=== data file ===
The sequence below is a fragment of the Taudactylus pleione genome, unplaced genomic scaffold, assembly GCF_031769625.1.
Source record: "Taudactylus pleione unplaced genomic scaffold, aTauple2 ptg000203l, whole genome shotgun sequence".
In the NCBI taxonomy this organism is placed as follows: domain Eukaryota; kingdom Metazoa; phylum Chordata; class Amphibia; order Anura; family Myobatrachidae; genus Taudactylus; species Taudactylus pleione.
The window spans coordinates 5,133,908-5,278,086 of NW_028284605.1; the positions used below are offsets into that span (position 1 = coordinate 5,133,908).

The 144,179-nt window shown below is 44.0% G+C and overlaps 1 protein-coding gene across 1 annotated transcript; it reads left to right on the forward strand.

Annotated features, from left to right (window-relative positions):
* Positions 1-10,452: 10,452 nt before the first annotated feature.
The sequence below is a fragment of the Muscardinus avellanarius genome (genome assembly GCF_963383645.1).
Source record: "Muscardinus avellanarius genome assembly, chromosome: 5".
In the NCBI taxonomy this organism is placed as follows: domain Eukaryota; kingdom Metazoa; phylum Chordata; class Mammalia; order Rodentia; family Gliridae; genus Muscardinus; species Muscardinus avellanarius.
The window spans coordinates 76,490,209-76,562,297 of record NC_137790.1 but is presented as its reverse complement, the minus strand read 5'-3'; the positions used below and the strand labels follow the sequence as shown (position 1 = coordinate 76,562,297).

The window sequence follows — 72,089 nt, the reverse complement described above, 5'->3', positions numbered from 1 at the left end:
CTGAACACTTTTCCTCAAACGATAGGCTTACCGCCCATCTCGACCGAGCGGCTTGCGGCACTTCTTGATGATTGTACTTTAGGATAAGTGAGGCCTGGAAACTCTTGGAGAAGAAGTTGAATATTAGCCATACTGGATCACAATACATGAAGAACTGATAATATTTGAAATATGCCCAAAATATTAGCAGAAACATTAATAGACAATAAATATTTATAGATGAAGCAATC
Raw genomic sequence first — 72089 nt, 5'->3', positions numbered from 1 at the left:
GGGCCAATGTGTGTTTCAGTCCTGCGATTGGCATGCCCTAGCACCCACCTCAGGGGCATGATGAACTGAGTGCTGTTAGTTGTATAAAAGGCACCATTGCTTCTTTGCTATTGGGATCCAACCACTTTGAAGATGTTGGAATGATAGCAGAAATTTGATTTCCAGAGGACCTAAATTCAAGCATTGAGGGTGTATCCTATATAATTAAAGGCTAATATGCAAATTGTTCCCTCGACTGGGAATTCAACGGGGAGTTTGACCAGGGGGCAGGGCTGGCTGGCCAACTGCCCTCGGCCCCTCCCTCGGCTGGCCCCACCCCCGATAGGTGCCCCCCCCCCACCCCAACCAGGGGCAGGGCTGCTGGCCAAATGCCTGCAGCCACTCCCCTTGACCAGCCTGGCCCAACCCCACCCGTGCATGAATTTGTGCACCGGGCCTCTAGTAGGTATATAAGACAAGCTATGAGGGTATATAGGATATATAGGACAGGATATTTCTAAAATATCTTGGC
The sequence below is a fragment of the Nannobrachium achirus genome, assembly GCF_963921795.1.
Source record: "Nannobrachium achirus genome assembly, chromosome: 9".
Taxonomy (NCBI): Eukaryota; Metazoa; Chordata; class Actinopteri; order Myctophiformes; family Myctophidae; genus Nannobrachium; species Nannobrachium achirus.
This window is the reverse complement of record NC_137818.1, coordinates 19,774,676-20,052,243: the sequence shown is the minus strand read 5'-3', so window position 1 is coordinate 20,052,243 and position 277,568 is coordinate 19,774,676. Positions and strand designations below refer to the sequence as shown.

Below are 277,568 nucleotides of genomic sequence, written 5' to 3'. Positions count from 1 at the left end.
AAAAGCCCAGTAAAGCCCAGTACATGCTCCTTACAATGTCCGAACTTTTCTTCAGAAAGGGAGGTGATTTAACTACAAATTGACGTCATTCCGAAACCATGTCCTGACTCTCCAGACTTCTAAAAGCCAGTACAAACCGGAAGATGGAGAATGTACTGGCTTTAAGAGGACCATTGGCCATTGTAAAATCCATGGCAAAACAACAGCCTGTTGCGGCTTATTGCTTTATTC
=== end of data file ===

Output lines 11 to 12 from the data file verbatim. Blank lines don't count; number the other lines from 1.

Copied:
The window spans coordinates 76,490,209-76,562,297 of record NC_137790.1 but is presented as its reverse complement, the minus strand read 5'-3'; the positions used below and the strand labels follow the sequence as shown (position 1 = coordinate 76,562,297).

The window sequence follows — 72,089 nt, the reverse complement described above, 5'->3', positions numbered from 1 at the left end: